Will Peck – Deebot Drawings

Will Peck’s (b.1991) artistic practice focuses on the extended use of common technology and artificially intelligent machines. Observing and recording processes or events that pass beyond the intended functions of the devices used, creating autonomous time-based acts. His practice encompasses drawings, scans, prints, and video. 

He received his M.F.A. from the Sandberg Instituut in Amsterdam,NL. His recent exhibitions have been Fieldwork at Copeland Gallery in London, Night Scans at Heldenreizer Contemporary, DE, Air Sensor at Lavender Opener Chair in Tokyo and  . s hly;;, at Montos Tattoo in Vilnius. 

During January he will experiment with a new series of work called ‘Deebot Drawings’. These site-specific works explore the unique potential of imaging through machines. An exhibition of will be open on Thursday 8th February from 6 – 9 pm and by appointment from 9th – 11th February. 

To make an appointment email: willpeck22@hotmail.co.uk

2-4 Highbury Station Road, London N1 1SB
UK Charity 1123530

“Seeing a road marking that had been painted over an uneven bump and was now lopsided whilst I was on the way to the supermarket was an aesthetic shock. Sometimes these slight errors in systems produce pleasant and unsettling feelings of being unearthed or sucked out of my usual, narrow orbit.

I came across possible origins for the term glitch: one came from the German word Glitschen, which means to slip, while another originates from slang used by astronauts referring to the sound made by a sudden surge in voltage in spacecraft. Today, the term is similarly referred to as ‘a temporary malfunction typically within the technological’ – It doesn’t seem that a glitch necessarily has to be an action that an object isn’t supposed to do but one which causes the object to appear as though it has become disorderly.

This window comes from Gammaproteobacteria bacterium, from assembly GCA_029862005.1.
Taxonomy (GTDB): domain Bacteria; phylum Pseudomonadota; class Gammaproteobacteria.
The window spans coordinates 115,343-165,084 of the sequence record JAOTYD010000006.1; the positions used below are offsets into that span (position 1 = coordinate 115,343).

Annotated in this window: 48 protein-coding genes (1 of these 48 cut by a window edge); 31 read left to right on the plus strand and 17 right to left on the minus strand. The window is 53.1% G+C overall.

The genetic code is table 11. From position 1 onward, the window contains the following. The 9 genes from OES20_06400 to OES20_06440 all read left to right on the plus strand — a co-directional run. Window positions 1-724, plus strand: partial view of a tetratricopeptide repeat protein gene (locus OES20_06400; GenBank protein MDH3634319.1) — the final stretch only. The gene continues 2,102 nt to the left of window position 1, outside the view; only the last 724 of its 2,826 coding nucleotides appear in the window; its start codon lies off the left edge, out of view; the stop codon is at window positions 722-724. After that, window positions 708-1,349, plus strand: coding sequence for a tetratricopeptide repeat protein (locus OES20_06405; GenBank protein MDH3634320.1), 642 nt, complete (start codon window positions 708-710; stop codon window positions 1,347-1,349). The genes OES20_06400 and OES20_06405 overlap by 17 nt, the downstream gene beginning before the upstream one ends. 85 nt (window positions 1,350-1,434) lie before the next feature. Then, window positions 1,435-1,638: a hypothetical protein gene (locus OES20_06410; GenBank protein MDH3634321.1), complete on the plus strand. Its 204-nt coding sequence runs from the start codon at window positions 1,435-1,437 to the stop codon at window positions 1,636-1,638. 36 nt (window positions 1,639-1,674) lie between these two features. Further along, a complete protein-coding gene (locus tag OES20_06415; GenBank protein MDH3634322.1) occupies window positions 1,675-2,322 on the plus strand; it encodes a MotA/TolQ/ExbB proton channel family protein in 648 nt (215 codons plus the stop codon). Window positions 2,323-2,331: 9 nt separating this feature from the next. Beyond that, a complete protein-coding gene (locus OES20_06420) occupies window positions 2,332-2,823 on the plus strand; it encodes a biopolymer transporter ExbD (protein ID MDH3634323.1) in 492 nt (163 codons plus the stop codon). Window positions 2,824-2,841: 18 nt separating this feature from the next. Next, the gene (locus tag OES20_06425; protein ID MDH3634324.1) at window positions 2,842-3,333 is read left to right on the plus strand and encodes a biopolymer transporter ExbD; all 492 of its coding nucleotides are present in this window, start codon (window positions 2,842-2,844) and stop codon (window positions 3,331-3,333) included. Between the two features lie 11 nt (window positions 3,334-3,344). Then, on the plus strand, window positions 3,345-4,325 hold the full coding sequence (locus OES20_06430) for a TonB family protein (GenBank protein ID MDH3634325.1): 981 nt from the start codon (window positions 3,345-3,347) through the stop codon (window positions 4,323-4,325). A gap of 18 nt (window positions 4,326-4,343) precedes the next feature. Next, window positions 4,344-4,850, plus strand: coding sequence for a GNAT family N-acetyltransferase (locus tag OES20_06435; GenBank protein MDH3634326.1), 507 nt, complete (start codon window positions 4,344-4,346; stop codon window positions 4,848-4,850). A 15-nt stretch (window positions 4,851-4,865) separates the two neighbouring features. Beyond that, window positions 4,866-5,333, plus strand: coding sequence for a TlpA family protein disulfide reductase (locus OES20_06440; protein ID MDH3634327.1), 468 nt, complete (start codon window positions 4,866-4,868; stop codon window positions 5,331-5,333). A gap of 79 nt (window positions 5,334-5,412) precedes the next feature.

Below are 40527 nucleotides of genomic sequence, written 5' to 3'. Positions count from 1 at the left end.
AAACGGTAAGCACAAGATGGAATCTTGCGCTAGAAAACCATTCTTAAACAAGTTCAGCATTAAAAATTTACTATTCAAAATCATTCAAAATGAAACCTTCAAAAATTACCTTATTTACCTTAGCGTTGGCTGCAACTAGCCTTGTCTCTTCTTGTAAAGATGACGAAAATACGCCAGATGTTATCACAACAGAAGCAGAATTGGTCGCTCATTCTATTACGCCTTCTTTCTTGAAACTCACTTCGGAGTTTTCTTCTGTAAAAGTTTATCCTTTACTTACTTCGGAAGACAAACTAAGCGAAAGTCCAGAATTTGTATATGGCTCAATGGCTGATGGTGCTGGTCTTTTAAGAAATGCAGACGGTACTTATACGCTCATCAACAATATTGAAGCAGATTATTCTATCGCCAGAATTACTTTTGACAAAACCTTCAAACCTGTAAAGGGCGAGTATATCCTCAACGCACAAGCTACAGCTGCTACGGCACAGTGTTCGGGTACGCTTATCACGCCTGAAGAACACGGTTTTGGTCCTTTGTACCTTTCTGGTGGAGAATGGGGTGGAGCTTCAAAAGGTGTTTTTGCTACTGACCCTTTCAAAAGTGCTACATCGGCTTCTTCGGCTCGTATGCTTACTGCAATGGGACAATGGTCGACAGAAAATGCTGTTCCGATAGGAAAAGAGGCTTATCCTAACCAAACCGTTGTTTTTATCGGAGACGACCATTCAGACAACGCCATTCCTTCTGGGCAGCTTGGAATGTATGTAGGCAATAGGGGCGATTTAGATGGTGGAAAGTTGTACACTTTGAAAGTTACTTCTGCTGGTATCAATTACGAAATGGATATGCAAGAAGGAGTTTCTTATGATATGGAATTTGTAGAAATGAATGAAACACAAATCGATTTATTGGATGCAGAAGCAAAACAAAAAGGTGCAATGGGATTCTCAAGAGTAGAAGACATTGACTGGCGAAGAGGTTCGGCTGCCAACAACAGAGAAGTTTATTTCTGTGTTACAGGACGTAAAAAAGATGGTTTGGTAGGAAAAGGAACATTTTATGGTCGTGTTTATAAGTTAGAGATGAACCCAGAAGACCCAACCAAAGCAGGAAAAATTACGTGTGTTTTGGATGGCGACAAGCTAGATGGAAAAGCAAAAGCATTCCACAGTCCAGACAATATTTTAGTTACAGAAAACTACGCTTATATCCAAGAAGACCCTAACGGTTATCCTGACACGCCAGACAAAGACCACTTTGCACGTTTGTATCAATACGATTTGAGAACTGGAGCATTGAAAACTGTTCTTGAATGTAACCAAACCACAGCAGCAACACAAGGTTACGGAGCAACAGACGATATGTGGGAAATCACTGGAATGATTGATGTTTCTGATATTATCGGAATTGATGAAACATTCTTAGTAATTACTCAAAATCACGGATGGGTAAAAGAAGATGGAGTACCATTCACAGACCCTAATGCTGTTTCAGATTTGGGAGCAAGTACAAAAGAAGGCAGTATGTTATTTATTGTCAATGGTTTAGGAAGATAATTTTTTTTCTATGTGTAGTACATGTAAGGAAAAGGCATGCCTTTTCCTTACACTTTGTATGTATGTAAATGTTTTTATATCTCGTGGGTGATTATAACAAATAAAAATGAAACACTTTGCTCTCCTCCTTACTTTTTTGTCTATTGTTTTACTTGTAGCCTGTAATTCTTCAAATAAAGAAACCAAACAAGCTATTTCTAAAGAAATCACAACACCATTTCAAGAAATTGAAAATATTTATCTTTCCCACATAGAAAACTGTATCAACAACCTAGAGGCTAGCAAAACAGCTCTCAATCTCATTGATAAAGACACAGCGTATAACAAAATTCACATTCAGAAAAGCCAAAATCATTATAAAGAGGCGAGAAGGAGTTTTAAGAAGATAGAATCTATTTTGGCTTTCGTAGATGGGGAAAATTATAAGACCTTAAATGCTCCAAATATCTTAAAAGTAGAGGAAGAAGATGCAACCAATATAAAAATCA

Equipment – ‘necessary items for a particular purpose’ it’s not really meant to be looked at but to be looked over; ideally, it would remain undetectable, be useful and aid a purpose. The computer’s keyboard should assist me in writing, and the chair enables me to rest in a particular position. Occasionally, equipment breaks these standards with momentary interruptions. When a projector bulb bursts after being moved whilst hot or when a surge in voltage and the electricity supply is cut off from a building or city (as was the case recently in Amsterdam, which caused a four-hour power cut for most of the city after sub-zero temperatures created a surge in current shutting off supply generators) – this kind of event can make a rupture.” Will Peck